Allegation: Kickstarter Is Still Hiding Data About Failed Projects [Updated With Corrections]

Crowdfunding platform Kickstarter has come in for a lot of plaudits for creating a new platform on which to fund startups. Certainly, since the passing of the U.S. Jobs Act earlier this year, crowdfunding is about to have its day in the sun. But it’s also had its fair share of skeptical critics.

[Update: Please scroll to the bottom for a convincing rebuttal by Kickstarter.] 

A few weeks ago, Jeanne Pi of AppsBlogger wrote about Kickstarter failures that were difficult to find. Why? Because Kickstarter prevents failed campaigns from being indexed by search engines. Following that, Kickstarter began a stats page with data and basic metrics about the projects that were unsuccessful. But according to Pi and her team, Kickstarter is still hiding much of the data about failed projects.

However, Pi was criticised for her analysis, by Professor Ethan Mollick of The Wharton School of the University of Pennsylvania, for comparing the percent of projects in a category that are successful without also controlling for the size of the project. Plus, plenty of projects might not have gotten funded on Kickstarter but did not deserve to be called a failure.

So Pi and team have done more digging and come up with some research. You can read the post in full here, but meanwhile, here are some highlights.

• Pi alleges that the bulk of the missing data about projects is from failed projects. “This further supports the contention that failed projects are being made difficult to find,” she says.

• Pi and team scraped Kickstarter’s pages and found a total of 57,860 projects (or approximately 91% of all launched projects). They scraped about 99% of the successfully funded but were only able to scrape 82% of the unsuccessfully funded projects.

• They thus allege that Kickstarter “may have data issues that inflate the number of failed projects, or else are otherwise hiding these projects.”

• They also found that “projects that successfully fund tend to do so by relatively small margins. 25% of them funded at 3% or less over their goal. And 50% raised only 10% over their goal. In other words, when you succeed, it’s not by much. Projects that raised double or more over their goal is the exception.”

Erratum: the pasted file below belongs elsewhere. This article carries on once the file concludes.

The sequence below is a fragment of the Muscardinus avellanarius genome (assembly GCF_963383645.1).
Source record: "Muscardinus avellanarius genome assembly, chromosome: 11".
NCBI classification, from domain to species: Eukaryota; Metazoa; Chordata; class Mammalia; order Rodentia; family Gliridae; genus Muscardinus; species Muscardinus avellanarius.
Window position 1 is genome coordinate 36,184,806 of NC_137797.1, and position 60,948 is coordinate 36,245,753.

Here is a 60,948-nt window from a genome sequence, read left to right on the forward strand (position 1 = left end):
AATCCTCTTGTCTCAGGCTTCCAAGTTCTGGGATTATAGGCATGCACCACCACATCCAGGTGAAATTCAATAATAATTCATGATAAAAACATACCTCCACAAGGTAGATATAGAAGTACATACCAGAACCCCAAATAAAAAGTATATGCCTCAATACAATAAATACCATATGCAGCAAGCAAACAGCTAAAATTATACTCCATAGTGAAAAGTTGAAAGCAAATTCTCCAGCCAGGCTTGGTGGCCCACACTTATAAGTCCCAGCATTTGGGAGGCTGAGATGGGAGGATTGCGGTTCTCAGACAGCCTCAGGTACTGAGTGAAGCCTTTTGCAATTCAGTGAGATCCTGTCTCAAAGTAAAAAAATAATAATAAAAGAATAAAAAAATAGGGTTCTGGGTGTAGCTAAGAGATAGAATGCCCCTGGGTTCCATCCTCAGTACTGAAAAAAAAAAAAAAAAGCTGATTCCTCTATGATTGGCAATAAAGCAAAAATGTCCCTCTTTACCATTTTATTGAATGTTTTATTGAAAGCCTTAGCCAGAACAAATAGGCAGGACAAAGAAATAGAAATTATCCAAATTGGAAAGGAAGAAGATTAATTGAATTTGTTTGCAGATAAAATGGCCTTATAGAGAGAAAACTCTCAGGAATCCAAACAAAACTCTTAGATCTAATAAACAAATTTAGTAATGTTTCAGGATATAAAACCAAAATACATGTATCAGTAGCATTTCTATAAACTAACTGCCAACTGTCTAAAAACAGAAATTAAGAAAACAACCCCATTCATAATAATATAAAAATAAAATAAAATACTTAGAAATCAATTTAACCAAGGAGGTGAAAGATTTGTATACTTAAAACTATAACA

• In addition “Projects that fail to fund tend to fail by large margins. Only 10% were able to reach 30% of their funding goal. And only 3% made it to 50% of their goal. In other words, when you fail, you fail big; adding insult to injury. In short… Failures happen by large amounts, successes by small amounts.”

• The exception is any large project (over $10,000) that received over 10x its funding goal. “Of the 106 projects that received over 10 times their goal, only 33 were large projects. With the exception of a single music project, all of these 33 overachievers were in the hardware, software, games, or product design categories.”

• Pushing the project to a lot of friends on social networks increase the chances of the project getting funding.

• Pi and team clim that only 25% of Kickstarter projects are delivered on time – however, they admit that they only surveyed a sample of projects specifically from the Technology and Design categories (which in turn comprise only less than 5% of projects on Kickstarter overall).

• Over-funding increases the chances of the project being delayed, (perhaps because the whol thing changes in nature with more cash?).

Pi and team have produce an info-graphic to illustrate their findings.

[Responses by Kickstarter:

  • The research paper’s actual findings on project delivery are very different than the headlines. Of the 471 Technology and Design projects surveyed, 96.4% had either fulfilled or were in the process of fulfilling and 67% had fulfilled to-date. While they found that delays were common, this is not unexpected. Note that it’s called the “Estimated Delivery Date” on Kickstarter.
  • To generate data for the research, the blogger hired programmers to “scrape” Kickstarter. Scraping is a common but inexact tool, and the programmers hired were unable to pull all of Kickstarter’s data. Because of this, the blogger asserts that Kickstarter was either “hiding” or “inflating” its data. That’s a serious accusation. It also happens to be untrue. The only reason the blogger was even aware that they were unable to pull all data is because Kickstarter is open about sharing its numbers. The responsible conclusion is that they just didn’t do the scrape correctly.
  • Much of the data in the infographic is based on “large projects, with goals of $10,000 or higher.” Because only 27% of projects have goals of $10,000 or higher, the analysis excludes 73% of projects on Kickstarter.
  • Even the correct data points in the infographic are unnecessarily sensationalized. We’re eager to see more analysis on Kickstarter’s data, but it’s important for it to be approached with diligence and care.]